Note: this exam takes nearly four hours to complete and was given to 12-14 year olds.

© Beverley Paine 2008

Have a homeschooling question? Become a member of the friendly Homeschool Australia Frequently Asked Questions email group. Visit Homeschool Australia for more original content. No time to visit the site? Sign up to receive Beverley's regular Homeschool Australia Newsletter.
Visit www.alwayslearningbooks.com.au for a great range of homeschooling, unschooling and books on natural learning!

Friday, April 11, 2008

The Homeschooling Trail - Diary of a Christian Unschooling Family

Always Learning Books is pleased to announce that we have new copies in stock of Michele Hasting's popular Christian Unschooling book, The Homeschooling Trail - A Journey of Faith.

When I first read Michele's manuscript so much resonated with my personal experiences of educating my three children at home: the nagging doubts that I wasn't giving my children the best education I could, that I was harming their future, that they'd never forgive me for experimenting with their education. It didn't help that few people understood the idea of home education, and even fewer understood the principles behind unschooling or natural learning.

The Homeschooling Trail - A Journey of Faith is a frank and honest 'fly-on-the-wall' account of a year in the life of this Christian unschooling family. Some unschoolers find Michele's approach too much like school in places, but her story definitely shows that homeschooling is forever a work in progress. We find new resources and ideas, try them out, our children grow and their needs change, life throws things at us which send our plans awry. Michele's intimate account of her family's homeschooling life tells it like it really is and I found this immensely reassuring.

This is one of my favourite passages from Michele's book:

"Since becoming a Christian, and later a parent, I’ve come to the conclusion that God creates each of us with a specific design in mind. Before my lungs tasted air, God had a plan for my life. He built within me unique traits, talents, likes and dislikes, significant strengths and obvious weaknesses. Add to this the effect of environment and birth order, which also influence the type of person we become. As our boys grew I had to determine whether they were empty vessels waiting to be filled, or uniquely designed individuals, needing time, space, and freedom to blossom and develop, protected and unhindered as much as possible. We chose to believe the latter. That’s why, day to day and year to year, we look for progress and growth, instead of expecting our children to live up to expectations established by experts who deem it necessary to know certain things according to a specific time-frame. We trust that our boys will learn in their own way, for their own reasons, and according to their own timetable.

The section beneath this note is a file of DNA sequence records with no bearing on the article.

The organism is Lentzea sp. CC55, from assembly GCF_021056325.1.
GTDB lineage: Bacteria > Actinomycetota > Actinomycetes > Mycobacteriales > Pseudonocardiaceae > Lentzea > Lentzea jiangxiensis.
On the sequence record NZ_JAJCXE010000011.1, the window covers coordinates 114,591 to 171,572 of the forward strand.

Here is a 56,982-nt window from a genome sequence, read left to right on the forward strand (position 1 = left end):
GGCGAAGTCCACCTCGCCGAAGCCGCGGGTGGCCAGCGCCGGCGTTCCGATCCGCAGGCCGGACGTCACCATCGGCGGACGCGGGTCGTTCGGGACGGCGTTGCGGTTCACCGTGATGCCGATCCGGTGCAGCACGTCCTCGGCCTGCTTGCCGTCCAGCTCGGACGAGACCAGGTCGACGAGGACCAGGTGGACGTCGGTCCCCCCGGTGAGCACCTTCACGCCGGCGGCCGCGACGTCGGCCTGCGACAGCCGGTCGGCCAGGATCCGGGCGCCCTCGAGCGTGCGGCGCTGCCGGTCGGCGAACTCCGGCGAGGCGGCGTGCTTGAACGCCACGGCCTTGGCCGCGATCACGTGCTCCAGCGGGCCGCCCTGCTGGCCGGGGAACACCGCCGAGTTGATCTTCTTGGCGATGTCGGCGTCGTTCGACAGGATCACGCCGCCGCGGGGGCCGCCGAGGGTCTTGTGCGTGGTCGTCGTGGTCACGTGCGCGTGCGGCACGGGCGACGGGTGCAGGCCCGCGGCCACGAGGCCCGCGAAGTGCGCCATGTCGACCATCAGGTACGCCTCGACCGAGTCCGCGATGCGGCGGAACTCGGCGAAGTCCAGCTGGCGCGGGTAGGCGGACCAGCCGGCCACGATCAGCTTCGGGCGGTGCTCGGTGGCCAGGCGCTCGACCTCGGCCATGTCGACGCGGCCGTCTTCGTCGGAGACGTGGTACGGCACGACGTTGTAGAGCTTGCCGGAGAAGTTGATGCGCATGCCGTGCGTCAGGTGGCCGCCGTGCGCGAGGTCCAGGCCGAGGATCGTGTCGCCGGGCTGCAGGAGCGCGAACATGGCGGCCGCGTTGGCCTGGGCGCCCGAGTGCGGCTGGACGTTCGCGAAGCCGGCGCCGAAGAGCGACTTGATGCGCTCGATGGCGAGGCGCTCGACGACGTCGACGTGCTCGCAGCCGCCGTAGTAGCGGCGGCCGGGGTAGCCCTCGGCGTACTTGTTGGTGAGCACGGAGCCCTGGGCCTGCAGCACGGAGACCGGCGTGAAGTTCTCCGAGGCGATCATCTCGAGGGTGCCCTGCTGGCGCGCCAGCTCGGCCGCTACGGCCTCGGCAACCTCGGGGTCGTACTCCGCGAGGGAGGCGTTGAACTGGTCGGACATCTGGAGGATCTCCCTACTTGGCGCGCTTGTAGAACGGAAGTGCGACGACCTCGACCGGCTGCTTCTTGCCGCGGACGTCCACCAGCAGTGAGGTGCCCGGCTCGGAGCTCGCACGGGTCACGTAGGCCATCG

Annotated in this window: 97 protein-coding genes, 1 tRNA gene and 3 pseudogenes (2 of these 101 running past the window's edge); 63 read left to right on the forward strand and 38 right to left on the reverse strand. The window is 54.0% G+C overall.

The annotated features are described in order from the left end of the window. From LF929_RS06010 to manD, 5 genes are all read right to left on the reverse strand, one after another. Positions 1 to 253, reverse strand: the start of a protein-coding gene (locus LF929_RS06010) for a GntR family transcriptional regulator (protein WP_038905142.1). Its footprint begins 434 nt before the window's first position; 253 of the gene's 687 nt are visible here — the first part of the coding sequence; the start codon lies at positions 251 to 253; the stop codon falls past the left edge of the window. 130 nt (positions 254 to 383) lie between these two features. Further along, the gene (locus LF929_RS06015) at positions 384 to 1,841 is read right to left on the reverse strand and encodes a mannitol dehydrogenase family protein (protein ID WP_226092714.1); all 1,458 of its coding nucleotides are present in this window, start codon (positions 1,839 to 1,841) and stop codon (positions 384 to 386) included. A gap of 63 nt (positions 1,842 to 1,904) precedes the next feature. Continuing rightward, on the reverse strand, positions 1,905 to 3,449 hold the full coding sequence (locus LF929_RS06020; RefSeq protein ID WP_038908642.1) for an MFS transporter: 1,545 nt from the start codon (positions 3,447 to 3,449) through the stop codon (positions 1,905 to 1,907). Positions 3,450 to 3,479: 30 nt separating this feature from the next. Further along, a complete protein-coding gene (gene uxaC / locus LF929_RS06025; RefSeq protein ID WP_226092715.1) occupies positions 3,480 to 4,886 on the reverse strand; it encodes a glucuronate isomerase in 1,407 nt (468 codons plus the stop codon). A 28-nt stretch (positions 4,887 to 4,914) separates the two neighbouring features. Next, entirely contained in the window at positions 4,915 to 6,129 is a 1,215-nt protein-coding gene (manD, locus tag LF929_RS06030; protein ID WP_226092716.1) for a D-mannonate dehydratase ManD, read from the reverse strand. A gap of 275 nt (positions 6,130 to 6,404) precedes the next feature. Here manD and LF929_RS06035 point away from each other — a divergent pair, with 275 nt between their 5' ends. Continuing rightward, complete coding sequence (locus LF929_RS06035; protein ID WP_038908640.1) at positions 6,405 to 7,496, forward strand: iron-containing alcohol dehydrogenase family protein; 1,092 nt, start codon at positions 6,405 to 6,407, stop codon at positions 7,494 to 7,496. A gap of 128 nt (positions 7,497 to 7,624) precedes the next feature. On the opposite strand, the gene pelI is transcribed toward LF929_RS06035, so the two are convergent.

I admit we don’t do this perfectly. As a parent who loves her children and desires the best for them, I struggle with what I believe to be essential for our boys to grasp by the time they leave home. I’m as concerned about their spiritual beliefs, character traits, attitudes, and life skills, as I am about academic knowledge. Through constant prayer, the encouragement of others, and continual self-education, I control my impulses to make my kids into who I think they should be. Homeschooling is as much about allowing our children to discover their identities as it is about education. And through embracing this style of learning, I’ve stumbled upon my own authenticity in the process."

The Homeschooling Trail - A Journey of Faith
is available from Always Learning Books for $19.50 (includes free postage within Australia).